In its preferred form, the system is provided with a central processor unit that compares the vote totals registered in each counter to determine the winning character in accordance with a preselected operational sequence. Manually operated panel controls can be used to modify the operation of the central processor in various ways to control automatically the time duration or total votes received during each polling interval and to signal the selection of the winning character whenever the total count for any character exceeds a given value. Appropriate controls are also provided to permit multiple votes from a single selector unit during each polling interval so that the number of voting entities can be increased without the need for additional equipment.
FIG. 1 is a block diagram illustrating the major components of a group communication system in accordance with the invention.
FIG. 2 is a schematic circuit diagram, including a partially broken way section of a printed circuit board, that illustrates a simplified selector unit for use in the preferred form of the invention.
FIG. 3 is a partial schematic circuit drawing illustrating the connections within a multiplexer unit of the coded output signals from the simplified keyboard selected units of FIG. 2.
FIG. 4 is a schematic circuit drawing shown partially in block diagram form, illustrating the decoder/demultiplexer unit for detecting the character indicated by the signal code received from the keyboard selector units of FIG. 2 through the multiplexer unit of FIG. 3.
FIG. 5 is a schematic block diagram illustrating the arrangement of character vote counters for registering and transferring the total vote received by each character during each polling interval.
FIG. 6 is a schematic circuit drawing, shown partially in block diagram form, illustrating the preferred form of the logic elements and functions employed in the central processor unit for assessing the winning vote total during each polling interval and resetting the system for succeeding polling intervals.
Referring now to FIG. 1, wherein the basic operational components of a system in accordance with the invention are shown in block diagram form, a number of vote selector units 10 are provided so that one is available to every voting entity within the desired group. Each voting entity may consist of a single person or subgroup of persons that can function to select a single informational character during a single polling interval. Each voting entity is required to register its vote within such a polling interval to have it recognized and counted in determining a particular element of the message being formed by the group.
The preferred form of the system described herein incorporates the features of an existing design intended for use with a limited group size for experimental purposes in studying the psychological aspects and general versatility of such systems for larger groups that conceivably could encompass the public at large. These specific components and operational parameters described in conjunction with the existing system employ conventional circuit elements and data handling techniques to minimize the cost of construction while the accuracy and speed requirements for the limited group size. For example, the existing system is designed for about one hundred voting entities within the group. Those skilled in the art will recognize the need for more sophisticated data handling equipment, such as general purpose digital computer equipment with remote terminal time sharing and multiplexing techniques, in handling much larger and geographically dispersed voting groups. Appropriate modification to the existing system design to meet the increase speed and accuracy requirements imposed by much larger groups should be apparent to those skilled in the art of data transmission communication and will thus not be described in any detail herein, but only briefly mentioned when appropriate to assist in a complete understanding of the invention.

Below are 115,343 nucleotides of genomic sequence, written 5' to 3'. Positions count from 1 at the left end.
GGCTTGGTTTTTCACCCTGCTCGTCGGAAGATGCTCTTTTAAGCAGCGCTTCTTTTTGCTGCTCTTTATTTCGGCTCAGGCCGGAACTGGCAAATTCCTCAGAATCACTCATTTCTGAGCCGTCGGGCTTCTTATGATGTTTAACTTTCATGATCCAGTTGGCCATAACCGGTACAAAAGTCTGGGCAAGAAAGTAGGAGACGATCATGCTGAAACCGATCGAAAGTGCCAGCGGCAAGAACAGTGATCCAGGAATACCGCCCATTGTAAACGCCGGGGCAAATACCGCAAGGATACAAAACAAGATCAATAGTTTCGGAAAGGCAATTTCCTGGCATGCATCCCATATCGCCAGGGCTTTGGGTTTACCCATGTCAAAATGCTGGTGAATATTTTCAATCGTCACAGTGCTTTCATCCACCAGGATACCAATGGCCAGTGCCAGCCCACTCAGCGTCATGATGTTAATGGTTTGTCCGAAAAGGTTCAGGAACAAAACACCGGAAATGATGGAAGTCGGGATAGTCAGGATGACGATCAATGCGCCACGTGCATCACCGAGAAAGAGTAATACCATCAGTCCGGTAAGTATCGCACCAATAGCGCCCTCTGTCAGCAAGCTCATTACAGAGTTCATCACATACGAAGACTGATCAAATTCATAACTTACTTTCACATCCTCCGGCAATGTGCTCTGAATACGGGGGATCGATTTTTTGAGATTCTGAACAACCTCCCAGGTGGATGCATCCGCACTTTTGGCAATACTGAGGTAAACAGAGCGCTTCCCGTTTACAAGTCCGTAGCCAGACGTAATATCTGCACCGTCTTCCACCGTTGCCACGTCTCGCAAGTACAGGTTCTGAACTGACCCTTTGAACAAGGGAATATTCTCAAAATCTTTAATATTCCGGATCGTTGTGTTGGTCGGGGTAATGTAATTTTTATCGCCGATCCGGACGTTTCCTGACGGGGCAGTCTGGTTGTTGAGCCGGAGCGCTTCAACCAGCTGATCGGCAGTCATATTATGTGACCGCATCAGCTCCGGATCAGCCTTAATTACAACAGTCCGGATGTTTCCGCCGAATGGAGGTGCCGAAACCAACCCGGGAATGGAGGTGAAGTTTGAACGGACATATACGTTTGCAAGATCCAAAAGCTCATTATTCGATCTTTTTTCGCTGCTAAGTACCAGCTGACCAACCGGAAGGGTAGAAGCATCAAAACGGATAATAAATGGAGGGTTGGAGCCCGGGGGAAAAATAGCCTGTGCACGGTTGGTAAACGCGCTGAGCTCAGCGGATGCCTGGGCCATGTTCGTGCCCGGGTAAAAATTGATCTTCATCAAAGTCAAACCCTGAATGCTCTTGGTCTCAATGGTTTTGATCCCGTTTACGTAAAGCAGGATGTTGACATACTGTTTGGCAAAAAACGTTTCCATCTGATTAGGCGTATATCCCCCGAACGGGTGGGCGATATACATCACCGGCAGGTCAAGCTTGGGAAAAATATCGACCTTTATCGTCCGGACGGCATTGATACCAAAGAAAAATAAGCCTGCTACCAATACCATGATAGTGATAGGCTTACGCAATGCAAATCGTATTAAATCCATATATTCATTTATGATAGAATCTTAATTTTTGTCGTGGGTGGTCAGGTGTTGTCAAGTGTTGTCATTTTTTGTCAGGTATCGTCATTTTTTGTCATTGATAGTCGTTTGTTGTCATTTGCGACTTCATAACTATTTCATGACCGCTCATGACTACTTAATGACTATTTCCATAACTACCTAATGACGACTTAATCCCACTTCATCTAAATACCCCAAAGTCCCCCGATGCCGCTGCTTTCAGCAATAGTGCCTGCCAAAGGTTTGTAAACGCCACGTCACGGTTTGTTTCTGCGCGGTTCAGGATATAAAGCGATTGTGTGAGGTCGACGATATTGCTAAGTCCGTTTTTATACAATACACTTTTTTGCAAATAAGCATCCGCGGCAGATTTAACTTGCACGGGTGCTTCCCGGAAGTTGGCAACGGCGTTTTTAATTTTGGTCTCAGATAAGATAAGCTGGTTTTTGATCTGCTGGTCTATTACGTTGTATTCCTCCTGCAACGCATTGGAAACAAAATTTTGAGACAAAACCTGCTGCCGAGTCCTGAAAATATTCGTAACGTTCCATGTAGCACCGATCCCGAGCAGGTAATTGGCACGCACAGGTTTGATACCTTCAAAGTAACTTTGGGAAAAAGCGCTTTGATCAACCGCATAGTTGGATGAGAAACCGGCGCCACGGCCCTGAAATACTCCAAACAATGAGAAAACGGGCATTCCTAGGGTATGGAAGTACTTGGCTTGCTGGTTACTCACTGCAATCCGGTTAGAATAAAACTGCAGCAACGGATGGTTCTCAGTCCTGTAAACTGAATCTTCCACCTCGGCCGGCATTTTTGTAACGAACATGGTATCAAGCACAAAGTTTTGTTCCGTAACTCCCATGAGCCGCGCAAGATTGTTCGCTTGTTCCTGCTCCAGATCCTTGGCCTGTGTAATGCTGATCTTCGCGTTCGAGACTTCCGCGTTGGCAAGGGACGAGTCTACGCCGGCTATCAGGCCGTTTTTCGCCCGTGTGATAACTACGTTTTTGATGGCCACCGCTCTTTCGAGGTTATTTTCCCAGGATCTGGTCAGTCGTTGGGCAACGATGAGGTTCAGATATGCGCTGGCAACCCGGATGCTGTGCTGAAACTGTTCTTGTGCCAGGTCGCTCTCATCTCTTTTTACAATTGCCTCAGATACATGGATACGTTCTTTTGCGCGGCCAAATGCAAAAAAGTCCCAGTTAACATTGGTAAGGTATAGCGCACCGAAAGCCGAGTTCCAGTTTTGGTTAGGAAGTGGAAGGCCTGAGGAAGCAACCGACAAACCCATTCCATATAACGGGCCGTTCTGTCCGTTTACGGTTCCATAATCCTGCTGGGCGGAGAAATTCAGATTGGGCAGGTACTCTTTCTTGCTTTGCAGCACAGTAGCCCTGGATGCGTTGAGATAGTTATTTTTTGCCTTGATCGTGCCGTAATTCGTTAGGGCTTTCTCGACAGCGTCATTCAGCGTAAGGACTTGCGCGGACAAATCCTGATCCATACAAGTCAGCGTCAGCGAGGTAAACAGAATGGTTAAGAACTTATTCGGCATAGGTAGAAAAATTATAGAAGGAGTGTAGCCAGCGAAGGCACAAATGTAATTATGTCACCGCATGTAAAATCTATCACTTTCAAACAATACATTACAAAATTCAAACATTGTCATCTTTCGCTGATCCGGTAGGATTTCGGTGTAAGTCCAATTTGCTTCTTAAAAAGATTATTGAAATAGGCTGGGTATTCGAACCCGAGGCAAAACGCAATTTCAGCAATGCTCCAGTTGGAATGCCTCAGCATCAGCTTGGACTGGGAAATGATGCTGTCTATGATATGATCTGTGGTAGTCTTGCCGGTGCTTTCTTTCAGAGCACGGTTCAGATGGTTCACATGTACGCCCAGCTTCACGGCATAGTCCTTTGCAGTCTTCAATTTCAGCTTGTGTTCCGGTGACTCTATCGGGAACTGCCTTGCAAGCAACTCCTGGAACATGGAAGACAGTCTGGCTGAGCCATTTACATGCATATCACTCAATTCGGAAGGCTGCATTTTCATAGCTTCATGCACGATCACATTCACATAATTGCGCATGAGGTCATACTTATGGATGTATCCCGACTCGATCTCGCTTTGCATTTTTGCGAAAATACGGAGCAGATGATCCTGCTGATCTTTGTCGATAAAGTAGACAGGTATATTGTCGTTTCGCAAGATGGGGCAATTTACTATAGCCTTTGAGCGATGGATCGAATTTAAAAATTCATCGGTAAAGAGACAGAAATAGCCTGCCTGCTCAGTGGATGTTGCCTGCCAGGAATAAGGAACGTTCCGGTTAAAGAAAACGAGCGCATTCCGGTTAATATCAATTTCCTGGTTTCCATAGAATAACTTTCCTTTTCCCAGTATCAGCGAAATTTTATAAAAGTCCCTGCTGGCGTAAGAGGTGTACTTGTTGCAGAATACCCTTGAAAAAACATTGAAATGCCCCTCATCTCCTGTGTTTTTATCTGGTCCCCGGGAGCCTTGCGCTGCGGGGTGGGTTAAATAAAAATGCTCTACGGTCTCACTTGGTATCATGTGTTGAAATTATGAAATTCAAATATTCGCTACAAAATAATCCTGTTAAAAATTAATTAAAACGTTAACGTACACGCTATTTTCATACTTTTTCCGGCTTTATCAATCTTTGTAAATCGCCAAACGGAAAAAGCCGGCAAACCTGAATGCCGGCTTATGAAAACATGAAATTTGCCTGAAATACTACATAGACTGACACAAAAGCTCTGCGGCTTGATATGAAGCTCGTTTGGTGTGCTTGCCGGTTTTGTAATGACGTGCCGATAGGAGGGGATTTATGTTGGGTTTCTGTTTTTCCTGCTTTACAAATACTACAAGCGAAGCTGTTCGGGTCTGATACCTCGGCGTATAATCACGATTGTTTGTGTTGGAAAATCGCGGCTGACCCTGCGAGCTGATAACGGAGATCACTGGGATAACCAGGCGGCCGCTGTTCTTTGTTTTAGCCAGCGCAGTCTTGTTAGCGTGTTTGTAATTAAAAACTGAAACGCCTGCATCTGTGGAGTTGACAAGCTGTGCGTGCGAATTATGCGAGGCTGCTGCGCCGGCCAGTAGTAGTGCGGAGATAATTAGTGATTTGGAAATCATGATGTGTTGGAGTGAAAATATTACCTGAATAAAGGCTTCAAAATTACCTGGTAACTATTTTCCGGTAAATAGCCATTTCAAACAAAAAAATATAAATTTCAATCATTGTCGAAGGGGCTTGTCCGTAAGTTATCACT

The vote selector units 10 may consist of any conventional keyboard assembly with the desired number of selector keys corresponding to a variety of informational characters. These keyboard selector units should be capable of identifying each character with an appropriately coded multidigit output signal. Preferably the keyboard or other form of character selector unit contains a total of 32 character selector keys to include the 26 letters of the alphabet plus appropriate punctuation such as the period, comma, question mark, space, end of message indicator, and if desired a "no vote" indicator. Such keyboards would be used primarily for forming messages one letter at a time, but could be used to select whole words or phrases presented to the group in the form of various conversion tables based on the prior message content.
With 32 informational characters, the output from each keyboard could conveniently be in the form of a five digit binary coded signal capable of being transmitted in serial or preferably parallel form to be used with conventional digital equipment. The outputs signals from each keyboard selector unit 10 are connected to a keyboard multiplexer 12 that operates generally to collect all of the coded vote output signals for delivery in orderly fashion as discrete informational groups to a keyboard demultiplexer/decoder 14. As explained hereinafter in connection with FIG. 3, the keyboard multiplexer 12 may take various forms depending upon the total size and dispersion of the voting group. Generally the keyboard multiplexer 12 reproduces the character identification code from the keyboards 10 in identical or similar form to actuate the corresponding output from a keyboard demultiplexer/decoder 14 that is supplied to increment the numerical count contained in one of an array of character vote counters 16. Each of the character vote counters 16 is connected to a respective decimal indicator unit in a character vote display panel 18 that is actuated to display the decimal digits corresponding to the total vote count registered in the respective counters for each character at the completion of a polling interval.